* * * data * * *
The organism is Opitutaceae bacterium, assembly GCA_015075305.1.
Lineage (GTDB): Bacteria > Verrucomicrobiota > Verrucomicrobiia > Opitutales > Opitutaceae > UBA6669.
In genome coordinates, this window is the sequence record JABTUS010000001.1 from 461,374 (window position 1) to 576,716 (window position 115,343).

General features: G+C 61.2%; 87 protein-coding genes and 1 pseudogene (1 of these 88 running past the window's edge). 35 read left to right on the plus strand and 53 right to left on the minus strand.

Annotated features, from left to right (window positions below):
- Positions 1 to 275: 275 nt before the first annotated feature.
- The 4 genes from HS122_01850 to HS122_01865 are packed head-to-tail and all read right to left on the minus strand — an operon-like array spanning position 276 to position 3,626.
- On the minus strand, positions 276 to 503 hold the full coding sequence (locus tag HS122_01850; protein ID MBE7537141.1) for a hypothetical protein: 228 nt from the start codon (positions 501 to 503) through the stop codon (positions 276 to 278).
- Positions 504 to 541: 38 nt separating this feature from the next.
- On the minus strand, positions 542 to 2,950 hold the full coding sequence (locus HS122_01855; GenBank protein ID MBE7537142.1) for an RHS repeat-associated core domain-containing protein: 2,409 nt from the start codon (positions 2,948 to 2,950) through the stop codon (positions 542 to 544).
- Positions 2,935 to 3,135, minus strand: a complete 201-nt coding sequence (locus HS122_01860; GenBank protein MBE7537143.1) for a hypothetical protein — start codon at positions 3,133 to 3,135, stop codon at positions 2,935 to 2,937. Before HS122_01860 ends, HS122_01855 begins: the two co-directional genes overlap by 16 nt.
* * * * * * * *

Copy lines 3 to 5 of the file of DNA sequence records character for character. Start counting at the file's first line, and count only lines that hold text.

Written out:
In genome coordinates, this window is the sequence record JABTUS010000001.1 from 461,374 (window position 1) to 576,716 (window position 115,343).

General features: G+C 61.2%; 87 protein-coding genes and 1 pseudogene (1 of these 88 running past the window's edge). 35 read left to right on the plus strand and 53 right to left on the minus strand.

Annotated features, from left to right (window positions below):